Gwyneth Manser (Geography), California Food Policy Advocates: Faces of California Hunger Project


I will be working with to California Food Policy Advocates to capture the overlooked “faces of hunger” in California through storytelling related to elderly and undocumented populations. We will also leverage those stories to impact hunger-related policy at both the state and national level.

  Faculty Mentor, Jennifer Falbe (Nutrition and Human Development)
Interests: Culture/Neighborhood/Society, Healthy Retail, Intervention Research, Media, Nutrition, Obesity, Food Policy, Prevention Research, School, Sleep
Kristin McCarty (Sociology), California Arts Council: Arts & Culture Landscape Framework Project


I will work with the California Arts Council (CAC) to create an updated portrait of arts and culture organizations across the state. I will develop a framework for a new study of the California arts and culture landscape, including data on number of active nonprofit arts organizations, organizational sizes, program activity, and staff and board demographics. The framework will propose a timeline for the project, develop a methodology, and evaluate available resources and partners to guide the execution of the study.

  Faculty Mentor, Lynette Hunter (Rhetoric and Performance)
Interests: Theoretical implications of situated and performance textualities; working with immigrant communities on Traditional Asian performance.
Marlené Mercado (Cultural Studies), Expanding the Network and Reach of the Incarcerated Workers Organizing Committee Chapter in Sacramento


This project is a collaboration with the Incarcerated Workers Organizing Committee (IWOC) Chapter in Sacramento where I plan to widen the reach of support networks in and outside of prisons. The end goal is to create a more diverse Sacramento IWOC chapter that has more critical tools for dismantling the local carceral system.

  Faculty Mentor, Ofelia Ortiz Cuevas (Chicana/Chicano Studies)
Interests: Intersections of Critical Race Studies, Visual and Cultural studies and Geography and Law. Her work focuses on race, prisons and policing interrogates the critical questions; what lives constitute an ethical crisis? And what is the contemporary value embedded in the practice of racial violence?
Katherine Nasol (Cultural Studies), Rise, Resist, Unite: The Stories of AAPI Women and Girls


“Rise, Resist, Unite” is a story-gathering project that aims to understand the lives of low wage Asian American Pacific Islander (AAPI) women and girls through the telling of their own voices. Due to the lack of disaggregated data on AAPI communities, particularly AAPI women and gender expansive people, the project addresses this gap by focusing on how AAPI women experience their everyday realities, build community, and develop their own political power.

  Faculty Mentor, Robyn Rodriguez (Asian American Studies)
Interests: Bulosan Center for Filipino Studies, Welga Digital Archive, collaborating on a K-12 curriculum highlighting Filipino Americans’ contributions to the farmworker movement.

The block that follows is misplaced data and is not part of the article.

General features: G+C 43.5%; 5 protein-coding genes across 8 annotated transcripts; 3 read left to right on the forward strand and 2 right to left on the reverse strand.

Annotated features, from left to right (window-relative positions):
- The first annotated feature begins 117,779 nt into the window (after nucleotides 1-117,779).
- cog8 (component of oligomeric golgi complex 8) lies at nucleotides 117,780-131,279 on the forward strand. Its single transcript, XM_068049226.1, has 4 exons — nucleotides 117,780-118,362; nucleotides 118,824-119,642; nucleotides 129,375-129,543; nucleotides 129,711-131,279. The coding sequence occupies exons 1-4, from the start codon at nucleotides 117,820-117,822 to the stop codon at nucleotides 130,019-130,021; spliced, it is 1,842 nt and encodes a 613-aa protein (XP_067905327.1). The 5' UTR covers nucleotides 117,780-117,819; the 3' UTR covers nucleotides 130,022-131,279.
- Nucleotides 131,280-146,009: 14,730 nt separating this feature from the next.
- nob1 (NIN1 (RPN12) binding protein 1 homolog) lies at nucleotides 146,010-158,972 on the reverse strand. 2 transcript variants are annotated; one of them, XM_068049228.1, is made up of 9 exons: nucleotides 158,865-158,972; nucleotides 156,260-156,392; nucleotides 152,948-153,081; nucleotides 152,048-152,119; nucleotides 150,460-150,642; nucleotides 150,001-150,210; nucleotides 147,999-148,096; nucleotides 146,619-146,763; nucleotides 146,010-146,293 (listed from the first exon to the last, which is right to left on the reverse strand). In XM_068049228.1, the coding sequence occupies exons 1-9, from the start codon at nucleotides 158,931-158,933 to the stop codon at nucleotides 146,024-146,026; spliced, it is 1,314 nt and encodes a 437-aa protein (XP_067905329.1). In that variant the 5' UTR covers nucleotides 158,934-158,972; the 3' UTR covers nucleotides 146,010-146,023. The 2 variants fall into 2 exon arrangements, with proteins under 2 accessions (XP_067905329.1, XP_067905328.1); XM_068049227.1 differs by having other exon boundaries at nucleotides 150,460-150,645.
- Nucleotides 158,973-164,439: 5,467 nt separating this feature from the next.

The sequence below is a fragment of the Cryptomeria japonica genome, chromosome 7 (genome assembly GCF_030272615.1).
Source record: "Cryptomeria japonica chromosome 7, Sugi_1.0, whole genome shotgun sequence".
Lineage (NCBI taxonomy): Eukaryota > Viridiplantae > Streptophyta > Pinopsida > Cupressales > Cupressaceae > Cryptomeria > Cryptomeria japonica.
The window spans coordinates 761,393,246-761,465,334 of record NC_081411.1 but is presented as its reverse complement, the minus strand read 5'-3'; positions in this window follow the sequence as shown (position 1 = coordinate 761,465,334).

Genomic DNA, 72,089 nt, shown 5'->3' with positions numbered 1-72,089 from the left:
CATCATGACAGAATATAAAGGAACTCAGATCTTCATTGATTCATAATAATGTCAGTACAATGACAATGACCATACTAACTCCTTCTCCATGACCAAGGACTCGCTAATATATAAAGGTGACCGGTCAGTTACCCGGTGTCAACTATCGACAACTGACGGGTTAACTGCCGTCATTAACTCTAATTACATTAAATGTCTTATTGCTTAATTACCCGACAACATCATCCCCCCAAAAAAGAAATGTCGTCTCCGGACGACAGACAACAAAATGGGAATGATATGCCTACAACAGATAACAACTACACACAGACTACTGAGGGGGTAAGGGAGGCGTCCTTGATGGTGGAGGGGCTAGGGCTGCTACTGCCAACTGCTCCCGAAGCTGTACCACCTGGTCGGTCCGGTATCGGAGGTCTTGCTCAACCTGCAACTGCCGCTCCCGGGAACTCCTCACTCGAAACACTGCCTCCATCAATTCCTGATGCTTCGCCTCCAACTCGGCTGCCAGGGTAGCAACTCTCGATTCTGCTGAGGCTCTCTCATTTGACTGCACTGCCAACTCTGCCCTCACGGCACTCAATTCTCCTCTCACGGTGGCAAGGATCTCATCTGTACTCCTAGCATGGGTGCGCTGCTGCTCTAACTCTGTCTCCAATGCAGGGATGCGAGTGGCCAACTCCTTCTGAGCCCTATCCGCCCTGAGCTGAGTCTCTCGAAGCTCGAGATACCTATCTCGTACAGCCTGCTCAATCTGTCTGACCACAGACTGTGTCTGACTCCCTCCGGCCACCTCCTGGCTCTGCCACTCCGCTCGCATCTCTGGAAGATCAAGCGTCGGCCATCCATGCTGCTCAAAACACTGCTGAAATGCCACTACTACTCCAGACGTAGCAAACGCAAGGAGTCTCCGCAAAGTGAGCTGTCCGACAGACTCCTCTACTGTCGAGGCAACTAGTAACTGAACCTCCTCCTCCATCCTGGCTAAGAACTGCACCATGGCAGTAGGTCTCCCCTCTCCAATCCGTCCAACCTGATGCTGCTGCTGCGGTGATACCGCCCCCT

Ante Ursic (Performance Studies), Prescott Circus Theatre: Social Justice and Circus


I will work with Prescott Circus Theatre (PCT), a nonprofit organization that serves underprivileged youth in Oakland. I choose to work with PCT because of its unique and established community presence, its dedication to developing circus disciplines that emerge out of Black traditions, and its mission to empower black and of color Oakland youth to transform their communities and the Bay Area through an explicit engagement with the performing arts. I will serve PCT through my experience, both as a circus practitioner and performance studies scholar whose research is invested in the political potential of circus practice and performance.

  Faculty Mentor, Rana Jaleel (Gender, Sexuality, and Women’s Studies)
Trained in law, U.S. political and cultural history, and queer feminist and critical ethnic studies, her work uses an interdisciplinary methodology to analyze the relationships between law, legal processes, militarism, and social justice movements.
Jasmine Wade (Cultural Studies), California Department of Education: Native American Model Curriculum Project


The California Department of Education is developing a Native American Model Curriculum which will offer a flexible framework on which districts can build meaningful, interdisciplinary courses relevant to their students’ experiences. I will work independently and collaborate the CDE’s Curriculum and Instructional Resources Division to research current Native American and Indigenous studies best practices, including a literature review centered on the recommended coverage of U.S. and California Native American history and educational best practices. I will also engage with Native American education stakeholders throughout the state, including Native American communities across California, university departments and groups that have Native American curricula, and California teachers.

  Faculty Mentor, Jessica Perea (Native American Studies)
Interests: Native North American music cultures; Alaska Native, Circumpolar Inuit, and African-Native American cultures, histories, and politics; Indigenous aesthetics and methodologies; sound and media studies; critical race and gender studies; jazz and popular music studies.